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TOPIC:- EXCEPTIONS TO SECTION 11

OCTOBER 2017

CNLU, PATNA

NYAYA NAGAR, MITHAPUR, PATNA

SUBMITTED BY :- SUBMITTED TO :-

SUSHMITA KUMARI SUBMITTED TO PARTIAL

ROLL NO.- 1569 FULFILMENT OF COURSE

BA.LLB PROPERTY LAW FOR TH-

3rd SEMESTER E COURSE BBA.LLB. Hons.

TO THE Dr. P.K.V.S. Rama


Rao

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DECLARATION PAGE

I here-by declared that project work reported in the BA.LLB(Hons.) entitled


EXCEPTIONS TO SECTION 11 submitted by me at CHANAKYA NATIONAL
LAW UNIVERSITY is an authentic record of my own work, carried out under the
supervision of Dr. P.K.V.S. RAMA RAO for the partial fulfillment of the course
PROPERTY LAW. This project work is not submitted by me elsewhere for any other
degree/diploma certificate in any institute or university.
I am fully responsible for the contents of my project report.

SUSHMITA KUMARI

ROLL NO.-1569

BA.LLB

3rd SEMESTER

DATE- 9/10/17

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ACKNOWLEDGE PAGE

I owe the present accomplishment. Any project completed or done in isolation is unthinkable.
This project, although prepared by me, is a culmination of efforts of a lots of people.

Firstly, I would like to thank our teacher Dr. P.K.V.S RAMA RAO for her valuable
suggestions towards the making of this project.

Further to that, I would also like to express my gratitude towards my seniors who were
a lot of help for the completion of this project.

The contribution made by my classmates and friends are, definitely, worth mentioning.

I would like to express my gratitude towards my family members help also.

Last, but far from the least, I would express my gratitude towards the Almighty for
obvious reasons.

THANK YOU.

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CONTENT PAGE

Contents
DECLARATION PAGE ....................................................................................................................... 2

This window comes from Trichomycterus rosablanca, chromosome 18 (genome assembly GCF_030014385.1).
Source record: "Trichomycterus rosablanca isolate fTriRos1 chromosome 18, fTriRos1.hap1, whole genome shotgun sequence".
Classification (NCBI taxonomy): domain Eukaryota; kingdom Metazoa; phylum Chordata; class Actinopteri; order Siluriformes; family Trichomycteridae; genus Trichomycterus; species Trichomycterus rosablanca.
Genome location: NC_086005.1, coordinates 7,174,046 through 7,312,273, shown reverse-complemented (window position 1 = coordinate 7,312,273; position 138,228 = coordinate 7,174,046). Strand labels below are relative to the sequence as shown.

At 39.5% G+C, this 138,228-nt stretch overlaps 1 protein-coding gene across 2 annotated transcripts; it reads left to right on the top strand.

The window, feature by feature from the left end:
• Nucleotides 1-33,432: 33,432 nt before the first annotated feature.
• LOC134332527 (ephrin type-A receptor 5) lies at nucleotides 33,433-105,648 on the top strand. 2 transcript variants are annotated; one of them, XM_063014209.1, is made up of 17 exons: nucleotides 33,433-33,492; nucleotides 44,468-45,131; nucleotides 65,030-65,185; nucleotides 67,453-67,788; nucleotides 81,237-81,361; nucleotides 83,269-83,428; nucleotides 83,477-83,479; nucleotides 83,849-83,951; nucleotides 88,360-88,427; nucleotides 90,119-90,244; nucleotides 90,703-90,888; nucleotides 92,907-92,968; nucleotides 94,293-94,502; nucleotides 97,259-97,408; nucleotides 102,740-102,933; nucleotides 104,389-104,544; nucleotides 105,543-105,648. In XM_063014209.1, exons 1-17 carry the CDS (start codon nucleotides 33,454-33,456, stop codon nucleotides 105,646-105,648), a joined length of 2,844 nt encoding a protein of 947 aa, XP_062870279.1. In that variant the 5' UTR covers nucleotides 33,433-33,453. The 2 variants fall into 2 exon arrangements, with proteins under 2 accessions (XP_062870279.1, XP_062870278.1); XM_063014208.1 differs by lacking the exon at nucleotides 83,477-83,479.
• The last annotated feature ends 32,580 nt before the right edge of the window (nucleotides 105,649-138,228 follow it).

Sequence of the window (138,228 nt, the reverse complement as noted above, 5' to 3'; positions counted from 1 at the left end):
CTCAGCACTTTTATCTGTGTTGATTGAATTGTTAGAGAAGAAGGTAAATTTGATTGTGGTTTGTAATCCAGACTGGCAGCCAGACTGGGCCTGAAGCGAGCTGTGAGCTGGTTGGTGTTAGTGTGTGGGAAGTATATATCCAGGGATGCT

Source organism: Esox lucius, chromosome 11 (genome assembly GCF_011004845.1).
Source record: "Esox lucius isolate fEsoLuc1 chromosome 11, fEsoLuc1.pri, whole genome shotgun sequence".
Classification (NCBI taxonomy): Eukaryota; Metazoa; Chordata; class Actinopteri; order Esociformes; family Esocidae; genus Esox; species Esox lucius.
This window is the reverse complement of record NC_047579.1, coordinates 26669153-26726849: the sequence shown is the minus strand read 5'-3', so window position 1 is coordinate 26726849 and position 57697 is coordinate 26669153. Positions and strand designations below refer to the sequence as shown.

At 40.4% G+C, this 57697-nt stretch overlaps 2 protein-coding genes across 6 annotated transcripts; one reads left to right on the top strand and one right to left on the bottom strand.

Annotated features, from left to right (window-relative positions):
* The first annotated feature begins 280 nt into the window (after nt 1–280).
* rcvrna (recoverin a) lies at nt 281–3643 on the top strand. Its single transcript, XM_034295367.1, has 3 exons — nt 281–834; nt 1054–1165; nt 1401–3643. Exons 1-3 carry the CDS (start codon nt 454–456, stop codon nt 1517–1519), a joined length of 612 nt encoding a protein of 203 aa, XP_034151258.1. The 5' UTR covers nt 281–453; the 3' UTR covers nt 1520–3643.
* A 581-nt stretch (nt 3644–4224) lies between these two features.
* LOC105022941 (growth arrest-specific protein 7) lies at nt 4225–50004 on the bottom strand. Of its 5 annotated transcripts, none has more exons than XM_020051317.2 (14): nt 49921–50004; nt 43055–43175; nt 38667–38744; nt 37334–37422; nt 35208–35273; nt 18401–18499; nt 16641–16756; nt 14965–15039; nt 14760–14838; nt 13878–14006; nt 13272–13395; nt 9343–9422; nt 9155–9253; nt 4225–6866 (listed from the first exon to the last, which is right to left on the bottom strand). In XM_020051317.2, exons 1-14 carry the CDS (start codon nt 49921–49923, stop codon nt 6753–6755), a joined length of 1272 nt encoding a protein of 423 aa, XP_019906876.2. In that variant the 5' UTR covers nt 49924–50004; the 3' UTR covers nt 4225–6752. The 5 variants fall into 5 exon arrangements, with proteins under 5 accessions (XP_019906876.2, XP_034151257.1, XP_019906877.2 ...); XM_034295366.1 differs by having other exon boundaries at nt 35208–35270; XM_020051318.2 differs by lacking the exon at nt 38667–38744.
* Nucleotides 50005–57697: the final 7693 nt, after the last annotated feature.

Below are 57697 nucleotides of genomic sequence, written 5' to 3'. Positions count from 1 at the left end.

ACKNOWLEDGE PAGE .................................................................................................................... 3
1. INTRODUCTION ....................................................................................Error! Bookmark not defined.
2. OBJECTIVE OF THE STUDY .................................................................................................................. 5
3. HYPOTHESIS ....................................................................................................................................... 5
4. RESEARCH METHODOLOGY ............................................................................................................... 5
5. SOURCES OF DATA COLLECTION:- ..................................................................................................... 5
6. LIMITATION & SCOPE OF THE STUDY................................................................................................ 5
7. TENTATIVE CHAPTERISATION ............................................................................................................ 6
1) INTRODUCTION.............................................................................................................................. 6
2) RESTRAINT ON MODE OF ENJOYMENT .......................................................................................... 7
3)TRANSFER OF ABSOLUTE INTEREST................................................................................................. 9
4)EXCEPTION..................................................................................................................................... 10